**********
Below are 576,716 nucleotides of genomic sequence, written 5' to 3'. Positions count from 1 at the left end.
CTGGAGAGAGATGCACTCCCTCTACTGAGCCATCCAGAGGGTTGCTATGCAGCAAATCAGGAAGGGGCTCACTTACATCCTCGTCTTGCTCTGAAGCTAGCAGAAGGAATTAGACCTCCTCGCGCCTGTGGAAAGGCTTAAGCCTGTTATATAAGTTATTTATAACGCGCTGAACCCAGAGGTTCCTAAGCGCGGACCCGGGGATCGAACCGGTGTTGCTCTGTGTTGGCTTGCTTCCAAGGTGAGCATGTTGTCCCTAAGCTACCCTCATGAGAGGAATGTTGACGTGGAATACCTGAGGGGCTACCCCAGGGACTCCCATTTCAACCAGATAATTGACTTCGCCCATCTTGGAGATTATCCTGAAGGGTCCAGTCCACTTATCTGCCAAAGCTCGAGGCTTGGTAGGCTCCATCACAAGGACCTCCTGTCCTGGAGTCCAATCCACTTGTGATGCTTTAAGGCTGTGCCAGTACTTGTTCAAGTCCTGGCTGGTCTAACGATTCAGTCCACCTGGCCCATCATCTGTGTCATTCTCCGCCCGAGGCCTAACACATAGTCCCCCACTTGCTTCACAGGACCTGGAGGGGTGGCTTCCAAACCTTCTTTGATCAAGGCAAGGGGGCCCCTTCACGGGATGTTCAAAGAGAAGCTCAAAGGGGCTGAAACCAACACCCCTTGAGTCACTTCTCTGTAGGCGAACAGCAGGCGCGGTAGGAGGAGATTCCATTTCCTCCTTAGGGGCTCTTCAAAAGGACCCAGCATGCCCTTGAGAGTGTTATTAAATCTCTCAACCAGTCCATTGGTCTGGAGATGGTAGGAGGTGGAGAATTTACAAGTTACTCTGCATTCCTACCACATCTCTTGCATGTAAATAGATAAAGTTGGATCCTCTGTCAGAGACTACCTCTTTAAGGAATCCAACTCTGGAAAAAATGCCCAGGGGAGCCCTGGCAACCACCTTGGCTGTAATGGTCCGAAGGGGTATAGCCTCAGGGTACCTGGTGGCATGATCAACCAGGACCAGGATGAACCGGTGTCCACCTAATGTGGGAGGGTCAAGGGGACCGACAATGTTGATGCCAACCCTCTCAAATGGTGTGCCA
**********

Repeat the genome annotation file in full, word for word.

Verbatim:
Below are 576,716 nucleotides of genomic sequence, written 5' to 3'. Positions count from 1 at the left end.
CTGGAGAGAGATGCACTCCCTCTACTGAGCCATCCAGAGGGTTGCTATGCAGCAAATCAGGAAGGGGCTCACTTACATCCTCGTCTTGCTCTGAAGCTAGCAGAAGGAATTAGACCTCCTCGCGCCTGTGGAAAGGCTTAAGCCTGTTATATAAGTTATTTATAACGCGCTGAACCCAGAGGTTCCTAAGCGCGGACCCGGGGATCGAACCGGTGTTGCTCTGTGTTGGCTTGCTTCCAAGGTGAGCATGTTGTCCCTAAGCTACCCTCATGAGAGGAATGTTGACGTGGAATACCTGAGGGGCTACCCCAGGGACTCCCATTTCAACCAGATAATTGACTTCGCCCATCTTGGAGATTATCCTGAAGGGTCCAGTCCACTTATCTGCCAAAGCTCGAGGCTTGGTAGGCTCCATCACAAGGACCTCCTGTCCTGGAGTCCAATCCACTTGTGATGCTTTAAGGCTGTGCCAGTACTTGTTCAAGTCCTGGCTGGTCTAACGATTCAGTCCACCTGGCCCATCATCTGTGTCATTCTCCGCCCGAGGCCTAACACATAGTCCCCCACTTGCTTCACAGGACCTGGAGGGGTGGCTTCCAAACCTTCTTTGATCAAGGCAAGGGGGCCCCTTCACGGGATGTTCAAAGAGAAGCTCAAAGGGGCTGAAACCAACACCCCTTGAGTCACTTCTCTGTAGGCGAACAGCAGGCGCGGTAGGAGGAGATTCCATTTCCTCCTTAGGGGCTCTTCAAAAGGACCCAGCATGCCCTTGAGAGTGTTATTAAATCTCTCAACCAGTCCATTGGTCTGGAGATGGTAGGAGGTGGAGAATTTACAAGTTACTCTGCATTCCTACCACATCTCTTGCATGTAAATAGATAAAGTTGGATCCTCTGTCAGAGACTACCTCTTTAAGGAATCCAACTCTGGAAAAAATGCCCAGGGGAGCCCTGGCAACCACCTTGGCTGTAATGGTCCGAAGGGGTATAGCCTCAGGGTACCTGGTGGCATGATCAACCAGGACCAGGATGAACCGGTGTCCACCTAATGTGGGAGGGTCAAGGGGACCGACAATGTTGATGCCAACCCTCTCAAATGGTGTGCCA